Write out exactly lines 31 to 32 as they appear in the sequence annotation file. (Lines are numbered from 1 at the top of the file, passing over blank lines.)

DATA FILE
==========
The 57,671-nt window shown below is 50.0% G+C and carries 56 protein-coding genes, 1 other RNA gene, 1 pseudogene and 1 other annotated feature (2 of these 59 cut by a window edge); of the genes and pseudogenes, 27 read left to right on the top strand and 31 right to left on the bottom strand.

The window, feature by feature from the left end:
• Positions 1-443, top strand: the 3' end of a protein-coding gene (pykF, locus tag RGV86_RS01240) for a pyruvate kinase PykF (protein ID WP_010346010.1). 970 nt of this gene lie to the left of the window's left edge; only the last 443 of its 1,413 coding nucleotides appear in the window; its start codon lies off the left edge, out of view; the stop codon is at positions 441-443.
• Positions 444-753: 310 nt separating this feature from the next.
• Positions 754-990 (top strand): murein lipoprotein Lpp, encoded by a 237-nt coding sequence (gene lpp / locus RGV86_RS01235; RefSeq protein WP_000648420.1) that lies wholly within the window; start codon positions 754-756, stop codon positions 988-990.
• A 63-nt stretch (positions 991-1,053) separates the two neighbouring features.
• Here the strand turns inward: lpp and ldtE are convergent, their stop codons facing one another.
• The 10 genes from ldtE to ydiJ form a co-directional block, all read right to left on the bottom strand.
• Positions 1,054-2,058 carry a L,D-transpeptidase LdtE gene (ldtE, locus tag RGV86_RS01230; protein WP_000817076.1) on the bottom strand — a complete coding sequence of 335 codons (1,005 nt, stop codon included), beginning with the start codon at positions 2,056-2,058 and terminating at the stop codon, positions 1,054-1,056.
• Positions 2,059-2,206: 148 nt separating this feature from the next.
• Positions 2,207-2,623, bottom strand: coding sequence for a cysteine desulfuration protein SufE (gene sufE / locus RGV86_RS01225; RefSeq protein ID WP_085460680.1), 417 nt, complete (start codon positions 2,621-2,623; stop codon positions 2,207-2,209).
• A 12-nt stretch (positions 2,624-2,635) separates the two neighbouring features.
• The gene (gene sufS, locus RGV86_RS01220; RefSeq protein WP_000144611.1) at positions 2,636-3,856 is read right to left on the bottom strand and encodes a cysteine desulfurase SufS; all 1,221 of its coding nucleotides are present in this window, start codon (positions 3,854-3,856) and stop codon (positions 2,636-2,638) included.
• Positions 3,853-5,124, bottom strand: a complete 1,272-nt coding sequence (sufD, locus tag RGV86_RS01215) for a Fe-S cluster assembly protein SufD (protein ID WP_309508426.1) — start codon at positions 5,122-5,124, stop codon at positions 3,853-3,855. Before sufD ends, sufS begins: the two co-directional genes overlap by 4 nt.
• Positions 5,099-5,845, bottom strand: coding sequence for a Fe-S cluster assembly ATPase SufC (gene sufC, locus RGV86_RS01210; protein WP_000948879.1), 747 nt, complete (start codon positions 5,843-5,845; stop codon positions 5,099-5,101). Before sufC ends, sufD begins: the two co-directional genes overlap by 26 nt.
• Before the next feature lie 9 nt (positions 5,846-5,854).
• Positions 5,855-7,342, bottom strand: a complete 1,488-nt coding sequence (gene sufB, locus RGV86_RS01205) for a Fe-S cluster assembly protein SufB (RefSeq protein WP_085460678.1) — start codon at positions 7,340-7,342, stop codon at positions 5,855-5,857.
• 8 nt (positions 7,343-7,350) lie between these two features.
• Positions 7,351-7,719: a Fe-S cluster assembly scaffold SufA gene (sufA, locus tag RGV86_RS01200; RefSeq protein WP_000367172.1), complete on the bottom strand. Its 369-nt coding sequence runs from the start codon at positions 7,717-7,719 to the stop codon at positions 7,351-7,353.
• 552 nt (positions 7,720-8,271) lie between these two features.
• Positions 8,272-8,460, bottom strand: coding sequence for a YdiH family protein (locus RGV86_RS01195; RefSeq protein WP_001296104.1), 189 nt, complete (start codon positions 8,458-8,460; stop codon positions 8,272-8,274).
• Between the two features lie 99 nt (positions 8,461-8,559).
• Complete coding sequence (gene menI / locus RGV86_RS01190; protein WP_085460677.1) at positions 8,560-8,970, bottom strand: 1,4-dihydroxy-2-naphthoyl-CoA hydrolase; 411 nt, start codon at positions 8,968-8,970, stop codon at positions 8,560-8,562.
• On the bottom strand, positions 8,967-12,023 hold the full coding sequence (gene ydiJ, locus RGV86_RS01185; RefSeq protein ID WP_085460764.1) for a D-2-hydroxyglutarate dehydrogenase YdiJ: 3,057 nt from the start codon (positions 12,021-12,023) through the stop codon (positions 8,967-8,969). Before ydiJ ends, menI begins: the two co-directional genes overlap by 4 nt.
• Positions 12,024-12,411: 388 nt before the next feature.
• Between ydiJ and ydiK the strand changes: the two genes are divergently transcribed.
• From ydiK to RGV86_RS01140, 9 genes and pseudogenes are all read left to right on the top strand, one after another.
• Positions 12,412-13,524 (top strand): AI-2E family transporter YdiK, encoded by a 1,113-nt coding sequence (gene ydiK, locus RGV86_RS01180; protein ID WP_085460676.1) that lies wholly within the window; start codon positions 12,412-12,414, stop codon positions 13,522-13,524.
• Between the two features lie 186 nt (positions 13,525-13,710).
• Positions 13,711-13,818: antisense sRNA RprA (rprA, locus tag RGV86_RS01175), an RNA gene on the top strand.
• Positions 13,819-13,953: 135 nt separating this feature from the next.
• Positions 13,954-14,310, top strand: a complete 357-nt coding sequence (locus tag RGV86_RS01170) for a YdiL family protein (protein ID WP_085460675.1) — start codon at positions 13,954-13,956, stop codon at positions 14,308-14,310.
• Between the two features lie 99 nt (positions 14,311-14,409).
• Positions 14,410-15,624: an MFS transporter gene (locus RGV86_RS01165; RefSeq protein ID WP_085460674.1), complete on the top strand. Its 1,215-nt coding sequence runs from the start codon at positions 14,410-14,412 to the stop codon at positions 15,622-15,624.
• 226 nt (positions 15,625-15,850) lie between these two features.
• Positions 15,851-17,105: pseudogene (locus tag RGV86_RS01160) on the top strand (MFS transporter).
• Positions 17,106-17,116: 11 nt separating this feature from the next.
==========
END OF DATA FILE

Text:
• Positions 13,819-13,953: 135 nt separating this feature from the next.
• Positions 13,954-14,310, top strand: a complete 357-nt coding sequence (locus tag RGV86_RS01170) for a YdiL family protein (protein ID WP_085460675.1) — start codon at positions 13,954-13,956, stop codon at positions 14,308-14,310.